Wednesday 27th June 2018 Genelard to Blanzy We shared the locks with a couple from Germany. Fortunately the bollards are easy to see. And to reach. The first lock from Genelard went fine but the next few locks are set so the water flows in really fast. Not exactly expecting that, the couple in the other boat and ourselves were a bit unprepared and our boats lurched violently. It was a decidedly breezy day which wasn’t helping one bit. We had to keep the radar arch and back awning down due to the low bridges but resolved to drop the front awning in the locks as it was behaving like a sail, catching the wind and pushing our boat about. I would have preferred us to keep the radar arch in storage while we boated in France as taking the thing up and down every day and then stepping over it while juggling ropes was a right pain. But I’m not the captain.
As luck would have it a new type of grass cutter was busy at the third lock of the day, grinding away at growth next to the canal. I’ve never seen so many different contraptions and devices to remove grass as I had the last few days.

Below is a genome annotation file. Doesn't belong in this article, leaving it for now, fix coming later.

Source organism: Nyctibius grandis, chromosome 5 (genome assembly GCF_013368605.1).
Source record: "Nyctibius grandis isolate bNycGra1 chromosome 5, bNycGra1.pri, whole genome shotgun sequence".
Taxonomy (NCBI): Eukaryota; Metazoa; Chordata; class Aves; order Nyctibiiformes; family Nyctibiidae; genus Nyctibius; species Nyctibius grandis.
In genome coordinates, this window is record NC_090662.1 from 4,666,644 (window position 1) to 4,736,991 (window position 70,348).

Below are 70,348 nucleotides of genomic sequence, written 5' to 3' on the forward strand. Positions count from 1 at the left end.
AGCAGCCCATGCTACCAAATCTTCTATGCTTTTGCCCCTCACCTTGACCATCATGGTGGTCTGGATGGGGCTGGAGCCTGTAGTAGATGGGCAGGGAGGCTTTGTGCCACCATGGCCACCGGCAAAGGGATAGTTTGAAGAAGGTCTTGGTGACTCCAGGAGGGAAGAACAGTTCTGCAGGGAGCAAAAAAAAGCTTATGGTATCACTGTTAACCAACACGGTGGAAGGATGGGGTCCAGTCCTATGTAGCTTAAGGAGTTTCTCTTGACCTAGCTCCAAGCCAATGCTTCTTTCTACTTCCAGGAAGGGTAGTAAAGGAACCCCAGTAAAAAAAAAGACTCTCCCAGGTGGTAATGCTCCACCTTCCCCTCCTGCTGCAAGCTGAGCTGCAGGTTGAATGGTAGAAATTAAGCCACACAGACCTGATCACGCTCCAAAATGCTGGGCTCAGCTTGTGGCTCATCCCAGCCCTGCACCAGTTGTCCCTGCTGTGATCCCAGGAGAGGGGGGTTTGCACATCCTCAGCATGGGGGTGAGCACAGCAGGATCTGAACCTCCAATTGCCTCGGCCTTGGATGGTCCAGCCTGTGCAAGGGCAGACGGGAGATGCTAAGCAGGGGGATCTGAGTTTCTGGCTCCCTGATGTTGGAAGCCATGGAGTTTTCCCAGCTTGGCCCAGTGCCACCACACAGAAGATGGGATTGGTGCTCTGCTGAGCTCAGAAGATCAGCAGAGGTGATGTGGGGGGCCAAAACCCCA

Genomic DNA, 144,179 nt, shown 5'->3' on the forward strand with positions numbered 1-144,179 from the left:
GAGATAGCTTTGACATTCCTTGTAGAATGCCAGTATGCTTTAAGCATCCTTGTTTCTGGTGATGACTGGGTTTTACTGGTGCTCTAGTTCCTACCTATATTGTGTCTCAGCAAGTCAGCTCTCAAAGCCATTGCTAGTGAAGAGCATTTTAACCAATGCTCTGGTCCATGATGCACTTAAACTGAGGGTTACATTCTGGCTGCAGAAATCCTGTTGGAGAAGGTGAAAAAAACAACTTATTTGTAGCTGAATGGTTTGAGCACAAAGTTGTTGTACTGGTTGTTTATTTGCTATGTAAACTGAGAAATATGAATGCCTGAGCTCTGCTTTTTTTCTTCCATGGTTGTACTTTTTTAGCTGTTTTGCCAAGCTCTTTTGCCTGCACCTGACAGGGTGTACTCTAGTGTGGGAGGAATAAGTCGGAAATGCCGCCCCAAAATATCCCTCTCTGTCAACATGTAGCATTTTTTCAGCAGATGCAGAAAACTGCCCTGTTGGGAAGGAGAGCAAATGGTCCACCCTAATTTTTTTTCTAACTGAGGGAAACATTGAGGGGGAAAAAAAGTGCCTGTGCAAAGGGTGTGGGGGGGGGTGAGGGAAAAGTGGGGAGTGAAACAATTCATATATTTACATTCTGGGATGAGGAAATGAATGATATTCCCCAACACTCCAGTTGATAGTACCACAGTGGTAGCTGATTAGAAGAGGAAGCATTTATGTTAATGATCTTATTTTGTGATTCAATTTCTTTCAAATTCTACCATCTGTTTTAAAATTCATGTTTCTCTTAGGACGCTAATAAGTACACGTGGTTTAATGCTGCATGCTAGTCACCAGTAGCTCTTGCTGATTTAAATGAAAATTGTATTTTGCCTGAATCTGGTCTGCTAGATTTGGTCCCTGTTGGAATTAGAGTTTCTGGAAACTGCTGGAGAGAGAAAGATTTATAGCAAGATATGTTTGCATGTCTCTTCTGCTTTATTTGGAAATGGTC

The wind was also welcome as temperatures were above 30’C – peaking at 35’C in the forthcoming days. There are three lift bridges just before the marina at Montceau-les-Mines which don’t operate during lunch time. Straight after lunch we passed through them. They must have cameras or sensors as you don’t do anything to trigger them. And then we saw a newly renovated marina. It looked amazing. All the forsaken boats were gone! Lovely new jettys. Probably had WiFi. We briefly considered changing our plans and stopping there but decided to stick with our original plan.
We arrived in Blanzy and realised where the dead beat boats had gone. Blanzy! I will never understand why these boats that are rusted, covered in black mould, rotten wood trimmings and curtains, have not seen an owner in yonks and not paid their licenses in decades – are allowed to hog prime mooring places marked on the maps for visitors of the waterways. It makes no sense.
They are costing potential income as they don’t bring visitors, they detract from a place as they are an eyesore and they don’t pay toward the waterways. Proper moorings designed for visitors should have a maximum 3-day stay and then boats must move on. Or go where boats go when they are no longer useful or loved. If it’s a renovation project, it belongs in a boatyard and not on the waterways. If a boat is not being used, it must be scrapped. Simple.